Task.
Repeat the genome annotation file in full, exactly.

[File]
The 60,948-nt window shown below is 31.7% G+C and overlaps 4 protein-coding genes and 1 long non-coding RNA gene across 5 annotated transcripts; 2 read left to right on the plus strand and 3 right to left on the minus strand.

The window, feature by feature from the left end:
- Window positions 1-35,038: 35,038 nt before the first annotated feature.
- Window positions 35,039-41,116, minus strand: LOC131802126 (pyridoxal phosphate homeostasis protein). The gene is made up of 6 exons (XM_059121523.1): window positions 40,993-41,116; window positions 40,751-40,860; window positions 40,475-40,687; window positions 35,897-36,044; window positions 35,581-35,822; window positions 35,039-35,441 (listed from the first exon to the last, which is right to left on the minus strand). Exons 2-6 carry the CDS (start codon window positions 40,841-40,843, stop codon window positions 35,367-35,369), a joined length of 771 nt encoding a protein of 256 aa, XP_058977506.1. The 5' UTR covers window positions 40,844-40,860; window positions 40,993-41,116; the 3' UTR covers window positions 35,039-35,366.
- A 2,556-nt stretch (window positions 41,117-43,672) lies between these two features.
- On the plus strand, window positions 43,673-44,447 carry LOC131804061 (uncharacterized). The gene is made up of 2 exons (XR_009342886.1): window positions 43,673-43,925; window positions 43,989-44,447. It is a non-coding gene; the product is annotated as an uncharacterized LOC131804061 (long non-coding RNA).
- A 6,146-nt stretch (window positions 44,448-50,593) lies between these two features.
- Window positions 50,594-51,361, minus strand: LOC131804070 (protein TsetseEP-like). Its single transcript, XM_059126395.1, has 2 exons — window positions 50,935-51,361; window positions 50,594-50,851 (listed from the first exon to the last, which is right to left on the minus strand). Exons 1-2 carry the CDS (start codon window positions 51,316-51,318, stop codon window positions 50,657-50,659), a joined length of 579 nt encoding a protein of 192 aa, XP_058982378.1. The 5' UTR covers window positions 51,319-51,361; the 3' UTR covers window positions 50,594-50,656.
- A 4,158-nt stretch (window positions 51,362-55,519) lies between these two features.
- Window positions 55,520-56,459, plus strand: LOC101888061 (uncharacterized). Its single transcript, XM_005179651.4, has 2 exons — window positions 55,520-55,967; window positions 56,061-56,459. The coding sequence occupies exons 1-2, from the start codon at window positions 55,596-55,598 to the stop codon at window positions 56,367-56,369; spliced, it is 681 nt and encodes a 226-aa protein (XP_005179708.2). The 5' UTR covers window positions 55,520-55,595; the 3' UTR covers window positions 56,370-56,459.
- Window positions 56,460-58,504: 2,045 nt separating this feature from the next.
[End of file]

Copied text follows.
The 60,948-nt window shown below is 31.7% G+C and overlaps 4 protein-coding genes and 1 long non-coding RNA gene across 5 annotated transcripts; 2 read left to right on the plus strand and 3 right to left on the minus strand.

The window, feature by feature from the left end:
- Window positions 1-35,038: 35,038 nt before the first annotated feature.
- Window positions 35,039-41,116, minus strand: LOC131802126 (pyridoxal phosphate homeostasis protein). The gene is made up of 6 exons (XM_059121523.1): window positions 40,993-41,116; window positions 40,751-40,860; window positions 40,475-40,687; window positions 35,897-36,044; window positions 35,581-35,822; window positions 35,039-35,441 (listed from the first exon to the last, which is right to left on the minus strand). Exons 2-6 carry the CDS (start codon window positions 40,841-40,843, stop codon window positions 35,367-35,369), a joined length of 771 nt encoding a protein of 256 aa, XP_058977506.1. The 5' UTR covers window positions 40,844-40,860; window positions 40,993-41,116; the 3' UTR covers window positions 35,039-35,366.
- A 2,556-nt stretch (window positions 41,117-43,672) lies between these two features.
- On the plus strand, window positions 43,673-44,447 carry LOC131804061 (uncharacterized). The gene is made up of 2 exons (XR_009342886.1): window positions 43,673-43,925; window positions 43,989-44,447. It is a non-coding gene; the product is annotated as an uncharacterized LOC131804061 (long non-coding RNA).
- A 6,146-nt stretch (window positions 44,448-50,593) lies between these two features.
- Window positions 50,594-51,361, minus strand: LOC131804070 (protein TsetseEP-like). Its single transcript, XM_059126395.1, has 2 exons — window positions 50,935-51,361; window positions 50,594-50,851 (listed from the first exon to the last, which is right to left on the minus strand). Exons 1-2 carry the CDS (start codon window positions 51,316-51,318, stop codon window positions 50,657-50,659), a joined length of 579 nt encoding a protein of 192 aa, XP_058982378.1. The 5' UTR covers window positions 51,319-51,361; the 3' UTR covers window positions 50,594-50,656.
- A 4,158-nt stretch (window positions 51,362-55,519) lies between these two features.
- Window positions 55,520-56,459, plus strand: LOC101888061 (uncharacterized). Its single transcript, XM_005179651.4, has 2 exons — window positions 55,520-55,967; window positions 56,061-56,459. The coding sequence occupies exons 1-2, from the start codon at window positions 55,596-55,598 to the stop codon at window positions 56,367-56,369; spliced, it is 681 nt and encodes a 226-aa protein (XP_005179708.2). The 5' UTR covers window positions 55,520-55,595; the 3' UTR covers window positions 56,370-56,459.
- Window positions 56,460-58,504: 2,045 nt separating this feature from the next.